Interestingly, low-protein wheat flour and wheat starch claiming to be gluten free are available commercially. With the new ruling, manufacturers need to ensure that their products contain no more than 20 PPM gluten. Detecting amounts beyond these limits could lead to a misbranded product. The reasoning for a 20 PPM limitation is still too stringent, however, and may be the result of the availability of better technologies than are required for practical purposes. Time and further studies will reveal whether or not this is the case.
You Might Also Like
Explore This IssueDecember/January 2009
CD is diagnosed when an individual affected by its symptoms consumes a diet that contains gluten over a period of time. No literature or studies have found proof that the disease manifests in patients who consume diets containing low PPM levels. It is possible that the FDA, as a regulatory agency, would err on the side of excess caution in adhering to the 20 PPM standard. The food industry has experienced this response in other instances, such as when hazard analysis and critical control point regulations called for a zero fecal tolerance limit. This was a significant requirement for meat packers. Slaughterhouses were forced to perform correctly in a very short span of time, and many could not comply. But, over time, the outcome of new regulations has generally been beneficial, as well as an eye opener for consumers and the food industry. Few companies were shut down due to management’s inability to comply with the zero fecal contamination regulation.
Gluten-free standards must be developed with prudence and practicality to ensure, first and foremost, that consumers are protected but also that requirements are prudent. The potential benefits from a gluten-free requirement are fewer product recalls, less brand degeneration, and fewer lost customers.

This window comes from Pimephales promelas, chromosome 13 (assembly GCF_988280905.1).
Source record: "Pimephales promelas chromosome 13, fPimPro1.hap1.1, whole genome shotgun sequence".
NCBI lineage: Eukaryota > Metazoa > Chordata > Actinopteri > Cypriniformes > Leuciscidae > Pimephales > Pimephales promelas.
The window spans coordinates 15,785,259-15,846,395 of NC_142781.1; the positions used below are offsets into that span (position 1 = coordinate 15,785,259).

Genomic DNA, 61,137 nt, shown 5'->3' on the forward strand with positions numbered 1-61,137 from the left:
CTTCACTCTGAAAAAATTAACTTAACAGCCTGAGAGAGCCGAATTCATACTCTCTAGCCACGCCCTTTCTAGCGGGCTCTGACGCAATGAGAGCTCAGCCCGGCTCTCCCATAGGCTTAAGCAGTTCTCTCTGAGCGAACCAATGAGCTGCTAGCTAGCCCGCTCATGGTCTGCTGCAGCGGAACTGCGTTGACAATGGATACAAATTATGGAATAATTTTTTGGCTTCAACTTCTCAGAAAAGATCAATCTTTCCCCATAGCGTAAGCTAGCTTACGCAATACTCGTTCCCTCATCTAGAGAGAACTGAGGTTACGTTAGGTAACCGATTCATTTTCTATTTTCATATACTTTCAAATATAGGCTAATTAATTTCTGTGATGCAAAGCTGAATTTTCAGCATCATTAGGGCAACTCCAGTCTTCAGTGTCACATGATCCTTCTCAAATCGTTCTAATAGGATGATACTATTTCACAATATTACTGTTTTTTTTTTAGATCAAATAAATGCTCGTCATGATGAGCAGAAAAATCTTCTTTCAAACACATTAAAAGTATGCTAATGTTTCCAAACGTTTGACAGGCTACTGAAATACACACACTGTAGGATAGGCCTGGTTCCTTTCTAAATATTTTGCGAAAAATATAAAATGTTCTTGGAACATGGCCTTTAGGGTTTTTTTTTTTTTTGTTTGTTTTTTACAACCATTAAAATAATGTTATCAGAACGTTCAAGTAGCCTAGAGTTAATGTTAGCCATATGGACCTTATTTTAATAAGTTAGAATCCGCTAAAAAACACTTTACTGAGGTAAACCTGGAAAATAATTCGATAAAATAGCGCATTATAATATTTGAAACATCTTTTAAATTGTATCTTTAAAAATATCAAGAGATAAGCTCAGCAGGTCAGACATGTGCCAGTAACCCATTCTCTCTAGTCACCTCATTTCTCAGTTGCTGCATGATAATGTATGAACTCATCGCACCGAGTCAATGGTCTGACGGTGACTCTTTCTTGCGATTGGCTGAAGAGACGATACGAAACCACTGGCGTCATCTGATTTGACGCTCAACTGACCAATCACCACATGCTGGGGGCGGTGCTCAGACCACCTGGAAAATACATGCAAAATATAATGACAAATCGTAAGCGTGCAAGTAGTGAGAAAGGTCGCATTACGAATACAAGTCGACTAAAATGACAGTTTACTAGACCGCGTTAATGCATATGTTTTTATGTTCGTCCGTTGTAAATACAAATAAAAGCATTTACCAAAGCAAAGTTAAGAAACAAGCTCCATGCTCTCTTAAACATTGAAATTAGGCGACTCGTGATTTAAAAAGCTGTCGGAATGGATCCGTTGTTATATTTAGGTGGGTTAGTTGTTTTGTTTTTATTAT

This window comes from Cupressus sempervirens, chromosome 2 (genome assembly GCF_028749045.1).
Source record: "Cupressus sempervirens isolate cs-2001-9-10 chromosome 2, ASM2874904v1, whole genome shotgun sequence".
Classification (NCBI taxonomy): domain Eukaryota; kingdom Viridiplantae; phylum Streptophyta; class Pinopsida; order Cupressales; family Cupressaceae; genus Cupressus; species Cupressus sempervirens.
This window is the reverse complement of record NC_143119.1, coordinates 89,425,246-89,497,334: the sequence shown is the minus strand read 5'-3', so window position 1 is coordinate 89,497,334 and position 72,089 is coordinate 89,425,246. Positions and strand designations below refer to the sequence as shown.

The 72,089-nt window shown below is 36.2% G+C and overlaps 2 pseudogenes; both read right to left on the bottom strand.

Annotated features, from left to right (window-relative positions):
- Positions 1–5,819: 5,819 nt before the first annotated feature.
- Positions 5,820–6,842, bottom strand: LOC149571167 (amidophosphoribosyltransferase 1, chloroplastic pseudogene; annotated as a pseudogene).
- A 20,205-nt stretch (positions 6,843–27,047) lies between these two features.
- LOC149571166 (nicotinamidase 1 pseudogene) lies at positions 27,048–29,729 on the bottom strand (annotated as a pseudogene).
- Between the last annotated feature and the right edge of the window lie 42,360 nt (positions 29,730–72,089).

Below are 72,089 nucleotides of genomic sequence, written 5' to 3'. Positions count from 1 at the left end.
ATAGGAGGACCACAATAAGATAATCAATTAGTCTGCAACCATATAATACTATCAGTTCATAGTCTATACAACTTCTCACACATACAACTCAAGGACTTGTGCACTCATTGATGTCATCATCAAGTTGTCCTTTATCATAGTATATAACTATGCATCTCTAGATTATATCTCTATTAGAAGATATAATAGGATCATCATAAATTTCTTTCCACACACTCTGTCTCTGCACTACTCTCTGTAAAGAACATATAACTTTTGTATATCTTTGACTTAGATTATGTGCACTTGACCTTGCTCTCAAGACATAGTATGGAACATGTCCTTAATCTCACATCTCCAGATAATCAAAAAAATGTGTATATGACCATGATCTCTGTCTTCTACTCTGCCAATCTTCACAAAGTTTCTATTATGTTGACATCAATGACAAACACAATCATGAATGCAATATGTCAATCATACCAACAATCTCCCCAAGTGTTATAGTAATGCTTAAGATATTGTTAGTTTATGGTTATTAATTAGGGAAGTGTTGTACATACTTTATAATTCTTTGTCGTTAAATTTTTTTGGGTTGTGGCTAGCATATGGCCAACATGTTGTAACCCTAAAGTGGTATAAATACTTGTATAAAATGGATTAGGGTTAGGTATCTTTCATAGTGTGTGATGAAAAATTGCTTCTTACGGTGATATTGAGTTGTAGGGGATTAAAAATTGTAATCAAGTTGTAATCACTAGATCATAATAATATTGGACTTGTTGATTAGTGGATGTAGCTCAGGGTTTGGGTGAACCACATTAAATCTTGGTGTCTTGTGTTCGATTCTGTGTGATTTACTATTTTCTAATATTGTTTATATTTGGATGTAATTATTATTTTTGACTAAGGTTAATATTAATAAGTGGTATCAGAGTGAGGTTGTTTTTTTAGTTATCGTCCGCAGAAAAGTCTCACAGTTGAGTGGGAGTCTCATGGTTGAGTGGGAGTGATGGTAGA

As knowledge about CD increases, the market for gluten-free products will increase. Consumers already pay a premium for these products, making them a very attractive offering. Even mainstream retailers are dedicating separate shelves for special needs, targeting those who are looking for gluten-free products.
In the near term, regulatory bodies should work for better requirement definitions, and industry groups should come to a consensus on proposed definitions. This increase in structure will force manufacturers to adhere to the same standards and define their plants’ risk levels on an even basis. Such demarcation will help retailers to choose high quality vendors and will provide consumers with a better understanding of the products they are considering for purchase, so that they can decide whether they are willing to pay the premium.
The demand for food technologists who specialize in developing new gluten-free products will increase. These specialists will need to come up with innovative products without jeopardizing taste and product aesthetics.
Patty Stewart is the president of Whole Bakers, which manufactures a line of high quality gluten-free cookies. After being diagnosed with CD, Stewart founded the company when she discovered the need for great tasting gluten-free foods. “People with CD have to be extremely careful about what they buy for meals, what they purchase at grocery stores, what they eat at restaurants, etc.,” she says. Few of the supposedly gluten-free products that are currently on the market maintain certificates of gluten-free manufacturing that assure no reactions, Stewart explains. “Checking labels for gluten free is important, but checking labels for ‘certified gluten free’ is even more important,” she says. “In order to stay well, people with CD must avoid gluten for the rest of their lives.”
As an industry, we have an obligation to help people with CD know for sure they are doing just that.
Dr. Veeramuthu is vice president of quality assurance at PacMoore Products, Inc. He can be reached at (219) 932-2666 or firstname.lastname@example.org.
- United States Food and Drug Administration. Food labeling; gluten-free labeling of foods. Proposed rule. Federal Register Vol. 72, No. 14. Washington, DC: US Dept of Health and Human Services; 2007. Available at: http://www.cfsan.fda.gov/~acrobat/fr070123.pdf. Accessed December 9, 2008.
- Pietrzak MM, Catassi C, Drago S, et al. Celiac disease: going against the grains. Nutr Clin Pract. 2001;16(6):335-344.
- Ciclitira P. Guidelines for the management of patients with coeliac disease. Gut. 1996; 39(Suppl 2):I-V.